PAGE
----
Last October, California Governor Gavin Newsom signed AB 1076 into law and it became effective as of January 1, 2024. AB 1076 was the Legislature’s attempt to codify the California Supreme Court’s 2008 decision, Edwards v. Arthur Anderson LLP, which held that non-compete agreements in the employment context are unenforceable unless they fall within one of the three narrow statutory exceptions dealing primarily with the sale of business interests. AB 1076 makes clear that requiring an employee to enter into a non-compete is unlawful and can subject the employer to penalties of up to $2,500 per violation.Continue Reading Employers Beware: The Deadline to Comply with Notification Requirement of California’s New Non-Compete Law is Rapidly Approaching!
James is a shareholder in Weintraub Tobin’s litigation section. He represents corporate and individual clients in both state and federal courts in various business litigation matters, including trade secret misappropriation, unfair business competition, stockholder disputes, and intellectual property disputes.
Our Blog has been monitoring the ETS that OSHA issued in November 2021 that mandated employers of 100 or more employees to require their employees to obtain COVID-19 vaccinations or undergo regular COVID-19 testing instead. We have kept you informed as this ETS made its way through the courts. First, implementation of the ETS was stayed by the Fifth Circuit Court of Appeals (see blog on 11/18/2021), then the stay was lifted by the Sixth Circuit Court of Appeals (see blog on 12/20/2021), and finally, argument was held before the U.S. Supreme Court, which ordered that the stay be put back in place after a majority of the Court found that OSHA had exceeded its authority in issuing the ETS (see blog on 12/23/2021 and blog on 1/13/2022). (Please note the Court let stand the Biden Administration’s vaccine mandate for certain healthcare workers.)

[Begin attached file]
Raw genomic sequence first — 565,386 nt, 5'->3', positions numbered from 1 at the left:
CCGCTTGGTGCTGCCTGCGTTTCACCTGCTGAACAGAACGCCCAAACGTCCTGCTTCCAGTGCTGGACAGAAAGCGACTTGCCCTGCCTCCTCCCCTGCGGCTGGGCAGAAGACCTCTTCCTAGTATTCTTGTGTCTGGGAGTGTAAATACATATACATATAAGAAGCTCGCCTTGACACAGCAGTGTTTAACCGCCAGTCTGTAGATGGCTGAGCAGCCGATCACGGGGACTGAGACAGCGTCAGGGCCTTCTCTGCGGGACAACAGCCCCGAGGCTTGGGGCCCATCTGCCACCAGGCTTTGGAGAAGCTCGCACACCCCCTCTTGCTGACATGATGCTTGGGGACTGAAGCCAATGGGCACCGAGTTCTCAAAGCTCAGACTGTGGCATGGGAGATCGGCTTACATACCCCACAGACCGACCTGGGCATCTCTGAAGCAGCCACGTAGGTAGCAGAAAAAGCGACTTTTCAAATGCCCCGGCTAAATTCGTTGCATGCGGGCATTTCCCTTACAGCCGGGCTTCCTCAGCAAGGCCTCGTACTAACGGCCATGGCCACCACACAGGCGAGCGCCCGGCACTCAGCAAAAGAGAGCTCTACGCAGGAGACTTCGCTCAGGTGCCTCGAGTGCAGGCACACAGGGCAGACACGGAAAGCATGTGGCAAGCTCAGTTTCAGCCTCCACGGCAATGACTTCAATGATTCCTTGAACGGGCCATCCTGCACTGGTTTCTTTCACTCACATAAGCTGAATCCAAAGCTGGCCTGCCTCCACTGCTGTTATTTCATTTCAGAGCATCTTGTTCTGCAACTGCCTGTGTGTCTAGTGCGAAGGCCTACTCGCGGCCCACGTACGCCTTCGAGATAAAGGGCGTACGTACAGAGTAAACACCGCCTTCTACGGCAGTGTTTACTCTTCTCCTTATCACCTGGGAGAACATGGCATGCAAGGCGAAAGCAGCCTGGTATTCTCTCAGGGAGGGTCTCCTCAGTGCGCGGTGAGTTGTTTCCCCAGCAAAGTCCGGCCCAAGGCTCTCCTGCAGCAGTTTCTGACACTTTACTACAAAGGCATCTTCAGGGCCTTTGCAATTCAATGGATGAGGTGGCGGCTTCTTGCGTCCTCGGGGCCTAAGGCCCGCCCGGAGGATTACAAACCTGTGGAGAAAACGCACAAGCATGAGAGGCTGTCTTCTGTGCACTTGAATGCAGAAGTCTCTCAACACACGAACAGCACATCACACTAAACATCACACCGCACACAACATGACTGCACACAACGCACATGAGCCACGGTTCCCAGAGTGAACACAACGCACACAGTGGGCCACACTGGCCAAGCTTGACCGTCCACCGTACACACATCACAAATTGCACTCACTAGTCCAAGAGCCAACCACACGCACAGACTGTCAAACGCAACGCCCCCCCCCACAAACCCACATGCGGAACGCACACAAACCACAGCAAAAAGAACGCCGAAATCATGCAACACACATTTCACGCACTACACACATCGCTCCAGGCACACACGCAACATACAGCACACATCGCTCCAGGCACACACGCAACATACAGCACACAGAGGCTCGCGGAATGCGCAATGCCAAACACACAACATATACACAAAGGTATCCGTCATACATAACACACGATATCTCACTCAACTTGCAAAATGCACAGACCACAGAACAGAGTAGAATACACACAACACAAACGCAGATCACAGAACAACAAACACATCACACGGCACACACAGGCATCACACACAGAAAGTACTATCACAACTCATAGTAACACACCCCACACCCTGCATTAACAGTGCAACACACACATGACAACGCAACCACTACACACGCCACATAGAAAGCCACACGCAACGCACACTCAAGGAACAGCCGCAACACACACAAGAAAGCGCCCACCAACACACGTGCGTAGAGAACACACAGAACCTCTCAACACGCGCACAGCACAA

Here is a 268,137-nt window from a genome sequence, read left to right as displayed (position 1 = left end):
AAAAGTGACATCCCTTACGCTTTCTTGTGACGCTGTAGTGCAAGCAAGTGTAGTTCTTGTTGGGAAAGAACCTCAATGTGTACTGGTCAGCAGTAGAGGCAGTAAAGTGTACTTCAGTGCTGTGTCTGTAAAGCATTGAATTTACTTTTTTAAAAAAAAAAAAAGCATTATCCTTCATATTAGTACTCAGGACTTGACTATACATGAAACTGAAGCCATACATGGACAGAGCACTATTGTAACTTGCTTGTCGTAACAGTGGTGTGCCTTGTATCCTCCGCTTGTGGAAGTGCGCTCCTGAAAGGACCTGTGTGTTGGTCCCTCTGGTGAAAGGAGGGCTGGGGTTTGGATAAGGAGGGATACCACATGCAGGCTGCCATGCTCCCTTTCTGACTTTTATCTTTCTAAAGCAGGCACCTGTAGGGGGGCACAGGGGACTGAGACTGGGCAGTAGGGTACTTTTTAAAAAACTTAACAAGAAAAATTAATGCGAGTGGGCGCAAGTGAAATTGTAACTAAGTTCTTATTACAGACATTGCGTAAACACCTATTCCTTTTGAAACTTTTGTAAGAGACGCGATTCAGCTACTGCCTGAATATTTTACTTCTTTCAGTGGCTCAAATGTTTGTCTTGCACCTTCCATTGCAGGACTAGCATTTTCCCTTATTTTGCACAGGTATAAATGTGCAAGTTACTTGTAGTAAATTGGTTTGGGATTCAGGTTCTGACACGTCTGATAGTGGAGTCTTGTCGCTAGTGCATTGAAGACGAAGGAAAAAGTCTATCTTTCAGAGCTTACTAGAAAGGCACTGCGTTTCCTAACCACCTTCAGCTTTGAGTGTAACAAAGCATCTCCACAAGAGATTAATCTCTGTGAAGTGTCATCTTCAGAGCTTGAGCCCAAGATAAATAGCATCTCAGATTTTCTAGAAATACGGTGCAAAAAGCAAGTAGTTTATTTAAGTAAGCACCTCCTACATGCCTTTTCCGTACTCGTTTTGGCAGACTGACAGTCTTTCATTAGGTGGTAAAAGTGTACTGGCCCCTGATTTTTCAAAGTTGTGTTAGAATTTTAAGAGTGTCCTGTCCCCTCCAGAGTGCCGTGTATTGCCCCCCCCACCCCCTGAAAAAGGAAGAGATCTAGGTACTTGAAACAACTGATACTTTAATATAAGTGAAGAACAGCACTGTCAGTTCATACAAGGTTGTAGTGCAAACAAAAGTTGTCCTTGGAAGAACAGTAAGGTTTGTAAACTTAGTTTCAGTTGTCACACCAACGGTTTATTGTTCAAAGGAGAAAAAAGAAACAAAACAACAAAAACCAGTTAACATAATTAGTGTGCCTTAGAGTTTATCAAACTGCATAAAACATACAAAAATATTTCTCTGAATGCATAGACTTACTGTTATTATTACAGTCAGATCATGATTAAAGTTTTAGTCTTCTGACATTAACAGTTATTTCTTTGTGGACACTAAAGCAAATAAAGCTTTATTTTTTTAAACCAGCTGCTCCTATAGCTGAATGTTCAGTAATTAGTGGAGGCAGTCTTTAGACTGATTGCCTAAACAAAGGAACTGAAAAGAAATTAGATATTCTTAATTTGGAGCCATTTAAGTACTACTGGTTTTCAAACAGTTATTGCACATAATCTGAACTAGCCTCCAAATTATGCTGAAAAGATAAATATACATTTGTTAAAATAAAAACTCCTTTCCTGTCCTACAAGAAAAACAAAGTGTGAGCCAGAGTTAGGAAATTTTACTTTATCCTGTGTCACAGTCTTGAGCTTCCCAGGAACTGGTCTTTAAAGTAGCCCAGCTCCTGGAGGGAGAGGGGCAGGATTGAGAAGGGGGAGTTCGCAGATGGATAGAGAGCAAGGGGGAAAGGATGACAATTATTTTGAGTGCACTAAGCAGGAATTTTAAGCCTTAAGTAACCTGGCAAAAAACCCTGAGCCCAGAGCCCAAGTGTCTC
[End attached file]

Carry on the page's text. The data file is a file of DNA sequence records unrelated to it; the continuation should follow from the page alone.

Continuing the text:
Continue Reading Federal OSHA Withdraws COVID-19 Vaccination and Testing Emergency Temporary Standard
Earlier this week, Beth West wrote a blog update about the 6th Circuit Court of Appeals vacating the stay of OSHA’s vaccine or test mandate that applies to employers with more than 100 employees (Click here to read). Ms. West noted that the challengers to the mandate would seek immediate review by the U.S. Supreme Court. The Appellants in those cases filed their appeals of the 6th Circuit’s ruling and filed applications to again stay the OSHA vaccine or test mandate.
Continue Reading US Supreme Court Will Hear OSHA Vaccine or Test Mandate Challenge on Expedited Basis
In 2018, in response to the #MeToo movement, California enacted Senate Bill 820 which added section 1001 to the California Code of Civil Procedure and prohibited employers from including provisions into settlement agreements that prevent the disclosure of factual information relating to claims of sexual assault, sexual harassment, failure to prevent harassment, harassment in a professional relationship, discrimination based on sex, or retaliation that had been made in connection with a civil lawsuit or administrative action. Senate Bill 820 took effect on January 1, 2019. Notably, it applied only to claims based on sex and not other forms of harassment or discrimination nor did it apply to settlement or severance agreements signed before an employee filed a lawsuit.
Continue Reading Employers Beware – Confidentiality and Non-Disparagement Provisions Face Further Restrictions
We have previously written about the US Department of Labor issuing a Question & Answers webpage, and subsequently updated it, to address numerous issues arising out of the passage of the Families First Coronavirus Response Act (“FFCRA”). (Click here, here and here.) On April 6, 2020, the DOL again updated the “Questions…